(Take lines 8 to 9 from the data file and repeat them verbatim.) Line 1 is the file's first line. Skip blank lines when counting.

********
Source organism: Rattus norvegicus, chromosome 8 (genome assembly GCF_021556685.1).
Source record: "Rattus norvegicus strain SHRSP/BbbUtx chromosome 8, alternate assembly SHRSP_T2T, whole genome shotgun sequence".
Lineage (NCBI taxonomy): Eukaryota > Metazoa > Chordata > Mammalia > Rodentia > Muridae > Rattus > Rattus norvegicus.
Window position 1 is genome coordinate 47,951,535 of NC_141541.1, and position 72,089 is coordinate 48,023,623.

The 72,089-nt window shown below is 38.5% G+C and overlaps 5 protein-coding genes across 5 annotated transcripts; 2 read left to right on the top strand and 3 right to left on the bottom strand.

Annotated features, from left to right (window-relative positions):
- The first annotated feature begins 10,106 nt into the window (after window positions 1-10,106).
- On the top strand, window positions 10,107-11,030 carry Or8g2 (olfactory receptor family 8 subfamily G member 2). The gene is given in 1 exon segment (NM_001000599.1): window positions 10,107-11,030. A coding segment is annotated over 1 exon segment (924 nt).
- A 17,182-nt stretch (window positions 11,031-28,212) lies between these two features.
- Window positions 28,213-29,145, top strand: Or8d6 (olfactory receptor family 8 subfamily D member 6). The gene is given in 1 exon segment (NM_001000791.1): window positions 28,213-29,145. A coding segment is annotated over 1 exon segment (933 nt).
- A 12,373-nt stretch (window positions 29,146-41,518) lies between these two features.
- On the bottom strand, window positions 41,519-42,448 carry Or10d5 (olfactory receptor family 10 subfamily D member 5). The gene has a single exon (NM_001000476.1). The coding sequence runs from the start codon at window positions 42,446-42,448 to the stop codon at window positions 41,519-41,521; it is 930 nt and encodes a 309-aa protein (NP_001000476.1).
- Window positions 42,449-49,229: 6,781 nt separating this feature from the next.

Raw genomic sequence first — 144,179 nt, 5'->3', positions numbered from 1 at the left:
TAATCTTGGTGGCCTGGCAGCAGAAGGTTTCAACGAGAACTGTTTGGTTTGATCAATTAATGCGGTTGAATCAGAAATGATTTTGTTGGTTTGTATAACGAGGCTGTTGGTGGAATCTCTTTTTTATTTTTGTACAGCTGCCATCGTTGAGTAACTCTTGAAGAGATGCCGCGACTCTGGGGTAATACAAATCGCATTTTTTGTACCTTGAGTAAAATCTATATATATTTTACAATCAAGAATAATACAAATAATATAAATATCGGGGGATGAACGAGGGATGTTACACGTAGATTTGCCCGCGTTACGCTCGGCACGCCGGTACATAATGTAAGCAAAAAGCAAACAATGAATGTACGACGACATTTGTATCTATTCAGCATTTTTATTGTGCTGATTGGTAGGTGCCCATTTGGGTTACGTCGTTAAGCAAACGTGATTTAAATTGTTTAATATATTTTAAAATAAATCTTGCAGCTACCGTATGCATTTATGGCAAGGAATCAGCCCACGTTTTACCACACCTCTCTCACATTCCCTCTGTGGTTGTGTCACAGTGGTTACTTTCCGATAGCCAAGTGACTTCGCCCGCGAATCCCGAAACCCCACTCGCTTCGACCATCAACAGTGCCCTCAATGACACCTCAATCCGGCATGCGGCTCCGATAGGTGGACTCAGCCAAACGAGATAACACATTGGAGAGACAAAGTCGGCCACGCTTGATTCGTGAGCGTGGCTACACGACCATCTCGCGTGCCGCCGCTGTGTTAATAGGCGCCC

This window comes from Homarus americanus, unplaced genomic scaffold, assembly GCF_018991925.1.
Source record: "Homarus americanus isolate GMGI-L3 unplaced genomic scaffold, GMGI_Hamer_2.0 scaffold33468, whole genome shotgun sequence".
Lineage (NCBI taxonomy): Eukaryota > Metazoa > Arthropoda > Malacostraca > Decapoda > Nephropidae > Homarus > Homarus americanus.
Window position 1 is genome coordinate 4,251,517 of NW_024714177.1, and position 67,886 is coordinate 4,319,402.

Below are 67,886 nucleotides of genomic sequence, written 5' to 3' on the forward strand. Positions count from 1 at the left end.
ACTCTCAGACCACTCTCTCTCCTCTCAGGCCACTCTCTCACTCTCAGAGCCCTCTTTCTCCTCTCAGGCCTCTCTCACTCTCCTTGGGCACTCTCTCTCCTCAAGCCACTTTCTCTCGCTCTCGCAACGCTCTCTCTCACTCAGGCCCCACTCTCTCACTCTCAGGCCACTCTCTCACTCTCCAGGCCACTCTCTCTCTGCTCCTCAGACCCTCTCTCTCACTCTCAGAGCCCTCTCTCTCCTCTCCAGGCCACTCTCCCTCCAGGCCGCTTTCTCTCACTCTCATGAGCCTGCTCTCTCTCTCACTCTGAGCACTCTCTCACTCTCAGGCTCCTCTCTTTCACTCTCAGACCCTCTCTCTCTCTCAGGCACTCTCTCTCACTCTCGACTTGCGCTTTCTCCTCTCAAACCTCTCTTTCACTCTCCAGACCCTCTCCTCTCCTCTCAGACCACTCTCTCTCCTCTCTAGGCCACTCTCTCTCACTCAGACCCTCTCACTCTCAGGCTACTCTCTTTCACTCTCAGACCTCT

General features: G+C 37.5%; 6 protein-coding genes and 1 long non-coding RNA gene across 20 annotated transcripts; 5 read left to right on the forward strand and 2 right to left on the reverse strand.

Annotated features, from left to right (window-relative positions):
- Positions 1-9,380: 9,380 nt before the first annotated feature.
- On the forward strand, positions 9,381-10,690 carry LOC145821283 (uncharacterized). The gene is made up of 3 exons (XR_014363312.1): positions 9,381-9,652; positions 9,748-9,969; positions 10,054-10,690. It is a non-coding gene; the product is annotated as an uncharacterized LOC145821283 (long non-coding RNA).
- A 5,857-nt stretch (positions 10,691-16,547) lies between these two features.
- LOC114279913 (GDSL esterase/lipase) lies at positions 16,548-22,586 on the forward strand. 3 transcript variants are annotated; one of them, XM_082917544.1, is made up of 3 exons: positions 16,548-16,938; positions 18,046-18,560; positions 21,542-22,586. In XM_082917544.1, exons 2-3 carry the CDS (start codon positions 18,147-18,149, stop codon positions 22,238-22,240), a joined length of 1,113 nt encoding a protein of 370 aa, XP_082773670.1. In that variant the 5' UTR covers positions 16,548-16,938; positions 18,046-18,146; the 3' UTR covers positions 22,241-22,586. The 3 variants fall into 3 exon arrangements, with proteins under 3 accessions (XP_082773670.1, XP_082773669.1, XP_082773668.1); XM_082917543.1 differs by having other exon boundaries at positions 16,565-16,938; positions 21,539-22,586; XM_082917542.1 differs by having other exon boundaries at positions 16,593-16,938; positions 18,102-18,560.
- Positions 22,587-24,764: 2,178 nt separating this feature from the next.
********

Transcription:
- On the top strand, window positions 10,107-11,030 carry Or8g2 (olfactory receptor family 8 subfamily G member 2). The gene is given in 1 exon segment (NM_001000599.1): window positions 10,107-11,030. A coding segment is annotated over 1 exon segment (924 nt).
- A 17,182-nt stretch (window positions 11,031-28,212) lies between these two features.